Canonical tags are HTML tags that can be added to a particular web page that instructs search engines that the page is a sub-set of a different, primary page. They’re a crucial part of our SEO services here at Koozai as they can drastically influence the technical SEO of a website.
Canonical tags are ‘hints’ rather than ‘directives’ meaning that search engines won’t necessarily respect each canonical tag you specify, in some cases search engines may ignore them altogether, or specify their own canonicals.
The main benefit of using canonical is the ability to group clusters of identical or very similar pages so they don’t all appear in search results (and potentially compete with each other), while still allowing users to access the pages.
As well as removing pages from the index, canonical tags will also consolidate the authority of canonicalised pages into a canonical page.
For example, if page B is canonicalised to page A, any authority from external links pointing at page B will be passed across to page A.
Canonical tags are particularly useful for ecommerce sites with lots of very similar pages. For example, the ‘red dresses’ category page will likely be very similar to the ‘dresses’ category page. In this scenario, the ‘red dresses’ page can be canonicalised to the main ‘dresses’ page – users will still be able to navigate to the ‘red dresses’ page once on the site, but the ‘red dresses’ page won’t compete with the ‘dresses’ page in search results (plus the ‘dresses’ page inherits authority associated with the ‘red dresses’ page); giving the ‘dresses’ page the best possible chance of achieving its full visibility potential (i.e. ranking as well as it possibly can).
While canonical tags are beneficial for sites that NEED to have several near-identical versions of a page (such as the examples above), there’s no point in having lots of canonicalised pages that don’t need to exist.
Of course, having identical or near-identical pages canonicalised is better than them allowing them to be indexed, but those pages not existing at all is even more optimal.
Think about it like this – if you have 1,000 canonical pages on your site, and each one of those has a canonicalised page pointing at, suddenly you have a 2,000 page site. Search engines only need to crawl 1,000 of those pages, so why allow them to crawl double the amount?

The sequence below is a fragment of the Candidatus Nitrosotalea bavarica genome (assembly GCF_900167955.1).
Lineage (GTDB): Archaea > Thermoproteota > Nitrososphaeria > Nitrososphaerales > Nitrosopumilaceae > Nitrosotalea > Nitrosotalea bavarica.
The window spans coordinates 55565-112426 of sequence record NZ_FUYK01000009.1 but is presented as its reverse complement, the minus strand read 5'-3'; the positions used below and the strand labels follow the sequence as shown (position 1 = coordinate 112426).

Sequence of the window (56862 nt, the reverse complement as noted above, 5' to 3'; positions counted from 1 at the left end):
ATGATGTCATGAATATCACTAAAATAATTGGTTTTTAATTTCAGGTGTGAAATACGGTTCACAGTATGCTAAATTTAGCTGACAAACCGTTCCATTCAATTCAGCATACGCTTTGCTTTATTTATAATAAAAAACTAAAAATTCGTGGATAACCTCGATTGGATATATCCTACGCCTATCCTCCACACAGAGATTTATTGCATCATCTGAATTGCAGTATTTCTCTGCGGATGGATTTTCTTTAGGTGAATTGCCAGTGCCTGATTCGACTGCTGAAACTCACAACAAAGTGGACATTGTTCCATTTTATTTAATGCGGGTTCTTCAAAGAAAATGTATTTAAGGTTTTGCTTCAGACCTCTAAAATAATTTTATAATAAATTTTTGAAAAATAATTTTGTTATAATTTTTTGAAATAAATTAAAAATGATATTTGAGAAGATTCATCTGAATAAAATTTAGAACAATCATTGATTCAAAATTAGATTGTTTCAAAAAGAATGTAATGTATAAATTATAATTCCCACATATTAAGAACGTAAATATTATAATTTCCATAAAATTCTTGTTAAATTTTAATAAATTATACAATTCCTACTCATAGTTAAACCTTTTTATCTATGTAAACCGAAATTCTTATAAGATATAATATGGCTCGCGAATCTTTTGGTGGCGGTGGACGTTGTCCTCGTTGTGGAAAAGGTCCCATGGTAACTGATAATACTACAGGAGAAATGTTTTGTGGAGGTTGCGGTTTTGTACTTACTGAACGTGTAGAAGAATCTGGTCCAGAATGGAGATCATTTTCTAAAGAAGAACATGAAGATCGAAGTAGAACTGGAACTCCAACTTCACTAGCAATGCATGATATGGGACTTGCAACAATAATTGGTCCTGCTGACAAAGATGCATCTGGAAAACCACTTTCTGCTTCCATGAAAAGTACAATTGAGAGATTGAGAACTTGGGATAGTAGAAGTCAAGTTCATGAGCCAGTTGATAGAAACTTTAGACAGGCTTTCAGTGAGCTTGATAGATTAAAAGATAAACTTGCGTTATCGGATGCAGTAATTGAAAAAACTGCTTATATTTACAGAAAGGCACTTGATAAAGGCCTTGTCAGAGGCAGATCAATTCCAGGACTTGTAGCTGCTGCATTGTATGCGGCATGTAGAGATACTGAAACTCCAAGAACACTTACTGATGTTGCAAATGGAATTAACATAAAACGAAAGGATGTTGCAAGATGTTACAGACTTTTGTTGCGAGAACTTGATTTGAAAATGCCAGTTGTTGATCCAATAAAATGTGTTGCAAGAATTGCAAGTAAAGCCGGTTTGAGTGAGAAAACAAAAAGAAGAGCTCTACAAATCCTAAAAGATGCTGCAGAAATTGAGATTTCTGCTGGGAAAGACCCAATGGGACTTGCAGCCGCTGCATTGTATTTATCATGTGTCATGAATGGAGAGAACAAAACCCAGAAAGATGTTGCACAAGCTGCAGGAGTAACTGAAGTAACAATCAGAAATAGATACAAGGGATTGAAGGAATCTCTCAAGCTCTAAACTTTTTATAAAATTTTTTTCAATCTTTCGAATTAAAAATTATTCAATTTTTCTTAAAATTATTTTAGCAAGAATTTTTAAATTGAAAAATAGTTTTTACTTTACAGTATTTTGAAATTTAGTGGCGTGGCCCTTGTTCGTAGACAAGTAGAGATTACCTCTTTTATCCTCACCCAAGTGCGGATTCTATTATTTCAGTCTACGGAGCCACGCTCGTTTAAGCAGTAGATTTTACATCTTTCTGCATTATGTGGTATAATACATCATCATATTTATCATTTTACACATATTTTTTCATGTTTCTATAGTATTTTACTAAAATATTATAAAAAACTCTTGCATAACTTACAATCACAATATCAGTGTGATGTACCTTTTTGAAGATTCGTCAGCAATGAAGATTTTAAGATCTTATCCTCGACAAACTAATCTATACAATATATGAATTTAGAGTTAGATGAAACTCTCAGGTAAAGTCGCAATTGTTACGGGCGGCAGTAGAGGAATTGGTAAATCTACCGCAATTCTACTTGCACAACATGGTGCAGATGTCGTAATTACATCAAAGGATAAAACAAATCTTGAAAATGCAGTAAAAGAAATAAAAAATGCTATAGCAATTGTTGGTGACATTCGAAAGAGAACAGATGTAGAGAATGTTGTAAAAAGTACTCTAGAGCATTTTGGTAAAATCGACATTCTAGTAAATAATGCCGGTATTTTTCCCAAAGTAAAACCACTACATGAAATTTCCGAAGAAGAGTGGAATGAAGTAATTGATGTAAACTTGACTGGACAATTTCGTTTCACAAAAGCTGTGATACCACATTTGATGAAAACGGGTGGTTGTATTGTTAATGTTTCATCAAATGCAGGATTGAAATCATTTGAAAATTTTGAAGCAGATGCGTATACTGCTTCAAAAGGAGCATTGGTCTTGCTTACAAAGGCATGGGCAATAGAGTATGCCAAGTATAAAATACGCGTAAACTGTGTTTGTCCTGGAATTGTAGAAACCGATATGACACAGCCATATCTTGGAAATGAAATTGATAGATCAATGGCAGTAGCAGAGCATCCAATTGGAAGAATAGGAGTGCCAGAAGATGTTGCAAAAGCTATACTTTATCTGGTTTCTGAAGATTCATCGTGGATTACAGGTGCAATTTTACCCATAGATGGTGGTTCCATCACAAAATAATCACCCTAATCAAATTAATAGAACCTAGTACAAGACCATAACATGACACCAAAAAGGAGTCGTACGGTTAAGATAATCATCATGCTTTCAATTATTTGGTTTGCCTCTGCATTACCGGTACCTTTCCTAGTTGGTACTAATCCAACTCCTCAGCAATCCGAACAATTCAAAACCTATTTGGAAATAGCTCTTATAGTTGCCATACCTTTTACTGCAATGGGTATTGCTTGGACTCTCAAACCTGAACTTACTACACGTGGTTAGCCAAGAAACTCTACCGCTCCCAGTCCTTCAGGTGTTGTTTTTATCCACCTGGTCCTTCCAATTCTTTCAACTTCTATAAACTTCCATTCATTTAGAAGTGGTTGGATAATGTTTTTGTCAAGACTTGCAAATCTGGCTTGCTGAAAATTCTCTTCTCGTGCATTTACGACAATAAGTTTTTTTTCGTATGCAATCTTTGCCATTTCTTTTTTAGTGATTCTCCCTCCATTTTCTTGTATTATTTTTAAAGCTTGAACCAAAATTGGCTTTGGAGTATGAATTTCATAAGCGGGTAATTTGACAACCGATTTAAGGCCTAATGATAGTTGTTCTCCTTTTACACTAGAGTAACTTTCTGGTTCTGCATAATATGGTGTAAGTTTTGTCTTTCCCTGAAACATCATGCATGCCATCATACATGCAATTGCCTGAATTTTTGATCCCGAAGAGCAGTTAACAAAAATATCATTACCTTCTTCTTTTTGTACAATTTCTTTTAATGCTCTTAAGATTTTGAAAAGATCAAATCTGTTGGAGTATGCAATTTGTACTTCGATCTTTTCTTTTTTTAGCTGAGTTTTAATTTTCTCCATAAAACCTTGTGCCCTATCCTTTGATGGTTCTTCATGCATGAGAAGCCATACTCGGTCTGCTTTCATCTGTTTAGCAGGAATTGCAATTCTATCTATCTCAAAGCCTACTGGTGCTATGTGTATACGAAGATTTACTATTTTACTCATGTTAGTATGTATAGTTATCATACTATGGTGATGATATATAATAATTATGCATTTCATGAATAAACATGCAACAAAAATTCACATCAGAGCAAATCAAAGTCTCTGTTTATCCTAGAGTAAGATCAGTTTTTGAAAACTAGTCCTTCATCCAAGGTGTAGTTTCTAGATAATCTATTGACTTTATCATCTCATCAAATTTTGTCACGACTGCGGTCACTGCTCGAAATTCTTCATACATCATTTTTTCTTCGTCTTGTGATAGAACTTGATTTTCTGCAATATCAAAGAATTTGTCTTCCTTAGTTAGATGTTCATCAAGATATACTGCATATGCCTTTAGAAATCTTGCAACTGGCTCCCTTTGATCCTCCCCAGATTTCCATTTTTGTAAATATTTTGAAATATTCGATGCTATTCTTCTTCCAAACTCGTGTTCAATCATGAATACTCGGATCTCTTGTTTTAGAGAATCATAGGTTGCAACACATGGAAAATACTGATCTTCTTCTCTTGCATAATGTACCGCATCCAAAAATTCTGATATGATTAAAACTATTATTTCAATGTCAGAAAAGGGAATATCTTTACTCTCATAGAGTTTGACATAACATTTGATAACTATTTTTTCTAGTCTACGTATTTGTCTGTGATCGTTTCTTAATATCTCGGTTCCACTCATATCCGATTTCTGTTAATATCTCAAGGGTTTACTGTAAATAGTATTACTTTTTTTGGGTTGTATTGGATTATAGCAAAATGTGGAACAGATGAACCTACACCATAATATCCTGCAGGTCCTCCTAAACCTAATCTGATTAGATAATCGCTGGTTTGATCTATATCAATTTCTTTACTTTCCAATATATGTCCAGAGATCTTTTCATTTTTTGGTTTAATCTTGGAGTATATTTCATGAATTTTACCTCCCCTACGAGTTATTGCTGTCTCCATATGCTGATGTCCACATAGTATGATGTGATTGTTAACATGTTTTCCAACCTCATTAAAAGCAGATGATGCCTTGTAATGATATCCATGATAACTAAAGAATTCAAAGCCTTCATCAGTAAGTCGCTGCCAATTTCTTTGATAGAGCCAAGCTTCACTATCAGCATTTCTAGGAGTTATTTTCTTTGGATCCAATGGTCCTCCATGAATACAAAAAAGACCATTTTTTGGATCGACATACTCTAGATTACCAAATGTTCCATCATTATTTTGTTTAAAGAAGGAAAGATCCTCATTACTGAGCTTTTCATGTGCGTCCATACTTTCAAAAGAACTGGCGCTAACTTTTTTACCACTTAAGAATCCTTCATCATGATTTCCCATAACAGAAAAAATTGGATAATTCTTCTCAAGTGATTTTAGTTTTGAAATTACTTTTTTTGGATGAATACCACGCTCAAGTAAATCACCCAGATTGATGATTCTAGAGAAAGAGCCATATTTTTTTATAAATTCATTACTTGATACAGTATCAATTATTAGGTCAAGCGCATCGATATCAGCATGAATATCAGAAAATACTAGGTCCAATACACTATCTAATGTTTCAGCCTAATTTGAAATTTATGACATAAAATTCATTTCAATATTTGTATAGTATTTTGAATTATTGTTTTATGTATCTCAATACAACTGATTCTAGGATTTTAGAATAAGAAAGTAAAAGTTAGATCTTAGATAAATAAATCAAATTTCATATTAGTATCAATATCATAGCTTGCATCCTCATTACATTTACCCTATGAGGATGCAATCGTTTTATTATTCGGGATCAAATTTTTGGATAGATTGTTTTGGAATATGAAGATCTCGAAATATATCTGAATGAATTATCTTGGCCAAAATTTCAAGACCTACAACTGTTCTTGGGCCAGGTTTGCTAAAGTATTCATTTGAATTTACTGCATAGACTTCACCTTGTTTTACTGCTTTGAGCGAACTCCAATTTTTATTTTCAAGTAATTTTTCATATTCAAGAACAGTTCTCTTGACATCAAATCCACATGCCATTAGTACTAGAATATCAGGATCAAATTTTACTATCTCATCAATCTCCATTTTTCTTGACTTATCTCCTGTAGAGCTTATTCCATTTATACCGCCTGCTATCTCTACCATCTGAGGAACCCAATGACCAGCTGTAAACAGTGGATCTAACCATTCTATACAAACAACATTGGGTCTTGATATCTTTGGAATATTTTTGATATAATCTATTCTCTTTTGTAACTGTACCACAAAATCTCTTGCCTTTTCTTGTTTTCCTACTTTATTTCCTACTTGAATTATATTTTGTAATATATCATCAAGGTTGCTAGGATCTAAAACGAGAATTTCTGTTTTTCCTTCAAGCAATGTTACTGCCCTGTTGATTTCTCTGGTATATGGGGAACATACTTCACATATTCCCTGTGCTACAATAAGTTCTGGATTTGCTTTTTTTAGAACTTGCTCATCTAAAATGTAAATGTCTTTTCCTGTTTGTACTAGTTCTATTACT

This may not be an issue on a site this size, but when if we’re talking about sites with tens of thousands or hundreds of thousands of pages – this can easily become an issue.
There are many tools and methods out there to check canonical tags. Arguably the quickest way to check canonical tags on-the-fly for an individual page is with a browser plugin such as ‘Detailed’ for Google Chrome. This provides a lot of the most important on-page information including if a page has a canonical tag, where it points to, and if it’s self-referencing or canonicalised
Alternatively, website crawlers are a good way to check canonical tags en-masse. Screaming Frog will break down the amount of canonicalised pages, which of those are canonicalised, and which of those are self-referencing
If you decide that you are going to get rid of canonicalised pages that don’t need to exist, it’s a good idea to 301 redirect them to canonical page. This means that any traffic or authority associated with the redirected URL will be passed through to the final destination.
Once redirected, any links to the redirected pages can be deleted to stop search engines crawling them.
If you host your website on a Windows server you will need to have administrative access to the hosting server and will need to set up the 301 redirect through IIS.
Go to “All Programs>Administrative Tools>Internet Information Services”
Navigate to the domain and right click on it, then select “Properties”
Click on the “Home Directory” tab
Select the radial button “A redirection to a URL”
Then enter the URL you want to redirect to (e.g. https://www.example.com)
This will redirect the domain.
Double-check that the domain names are correct when implementing a permanent 301 redirect, and then double-check them again. Once implemented test that the redirect is working properly, and make sure that you refresh the page several times to ensure you are not viewing a cached page. The reason this is vital is that using IIS incorrectly could result in your website being brought down.
Canonical tags can be incredibly useful for solving a number of different SEO issues – just ensure that they’re being used in the right way, and for the right reasons. Not every website needs to use canonical tags
Audit existing canonical tags on a regular basis to make sure they are having the desired effect, and that the pages actually need to exist in the first instance. Also, make sure that you regularly check any cannibalisation issues on your site that could be solved with canonical tags.
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